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Michael Turner's Halloween: A Film Analysis Of The Slasher Film

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The “Slasher Film” has always been an iconic sub-genre of horror in American pop

culture. Initially slasher films don’t seem to break the barriers of American Cinema; they still

explore interesting aspects of the human psyche. Often we are thrown into the mind of our

psychotic murderer, and then forced to live out his ritualistic killings. John Carpenter’s

Halloween is a perfect example of a cliché slasher film. This film features some of the most

common conventions of the horror genre. It thrusts us into the life of Michael Myers, an

emotional stunted child who was raised in an insane asylum. It phallisizes the large knife that

Myers wields during his rampage against young adults in the small town of Haddonfield, Illinois.
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The story takes place in a small town in Illinois. We open with a flashback of

Myers’ early childhood. He is being babysat by his older sister, who happens to have a boyfriend

over to fool around with. After the boyfriend leaves, young Myers, with the knife he grabs from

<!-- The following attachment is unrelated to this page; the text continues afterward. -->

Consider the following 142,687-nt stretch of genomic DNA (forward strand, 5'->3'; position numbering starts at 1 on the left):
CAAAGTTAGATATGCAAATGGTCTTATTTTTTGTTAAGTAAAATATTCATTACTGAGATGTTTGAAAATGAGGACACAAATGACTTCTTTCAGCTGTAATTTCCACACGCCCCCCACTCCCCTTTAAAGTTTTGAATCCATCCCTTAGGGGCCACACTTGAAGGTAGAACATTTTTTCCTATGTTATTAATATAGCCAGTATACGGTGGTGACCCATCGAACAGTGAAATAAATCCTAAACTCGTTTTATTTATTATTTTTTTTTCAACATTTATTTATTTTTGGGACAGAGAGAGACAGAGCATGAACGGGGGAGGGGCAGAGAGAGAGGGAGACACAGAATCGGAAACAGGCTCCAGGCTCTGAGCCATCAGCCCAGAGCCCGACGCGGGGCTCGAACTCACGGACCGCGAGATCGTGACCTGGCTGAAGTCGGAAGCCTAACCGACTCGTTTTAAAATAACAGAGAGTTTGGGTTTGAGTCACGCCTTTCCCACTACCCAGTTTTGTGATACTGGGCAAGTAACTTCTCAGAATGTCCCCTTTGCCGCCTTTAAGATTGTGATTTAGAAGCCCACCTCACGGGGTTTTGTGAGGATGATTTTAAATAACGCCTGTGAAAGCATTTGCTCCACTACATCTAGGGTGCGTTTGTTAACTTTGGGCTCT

the kitchen, proceeds to brutally murder his sister. This whole scene is done in one shot through

the point of view of Michael. We, as the audience, are being told the story through Michael’s

eyes. We feel the frustration he feels when he is denied the spectatorship of his sister fooling

around. We feel the abandonment he feels when the boyfriend leaves so soon after this sexual

encounter. We feel the neglect he feels when his sister doesn’t even notice he is nowhere to be

found. We leave this flashback with a painting-esque image of young Myers holding a bloody

knife as his late arriving parents stare at him motionless neglecting the fact that their daughter is

This story continues with Dr. Loomis, the psychologist examining Myers. He advises the

court to put him in a high security prison instead of a low security mental hospital. They
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As she sees nobody or nothing is there, she screams with fear.

Halloween is a film that continues to follow the typical horror genre conventions.

Thomas Schatz in his article Film Genre and the Genre Film puts the formula for a genre quite

simply: “A genre film, like virtually any story, can be examined in terms of its fundamental

narrative components: plot, setting, and character. These components have a privileged status for

the popular audience, due to their existence within a familiar formula that addresses and

reaffirms the audience’s values and attitudes” (695). With this, we can start to dissect the

components of Halloween to identify it as a slasher film. First off we need to define the slasher

genre. Here we can use the help of Carol Clover with her essay Her Body, Himself where she

briefly defines the slasher: “At the bottom of the horror heap lies the slasher film: the immensely

generative story of a psychokiller who slashes to death a string of mostly female victims, one by

one, until he is subdued or killed…” (21). Here we already have some of the elements of

Halloween such as: the psychokiller, a string of female murders (until we explore the
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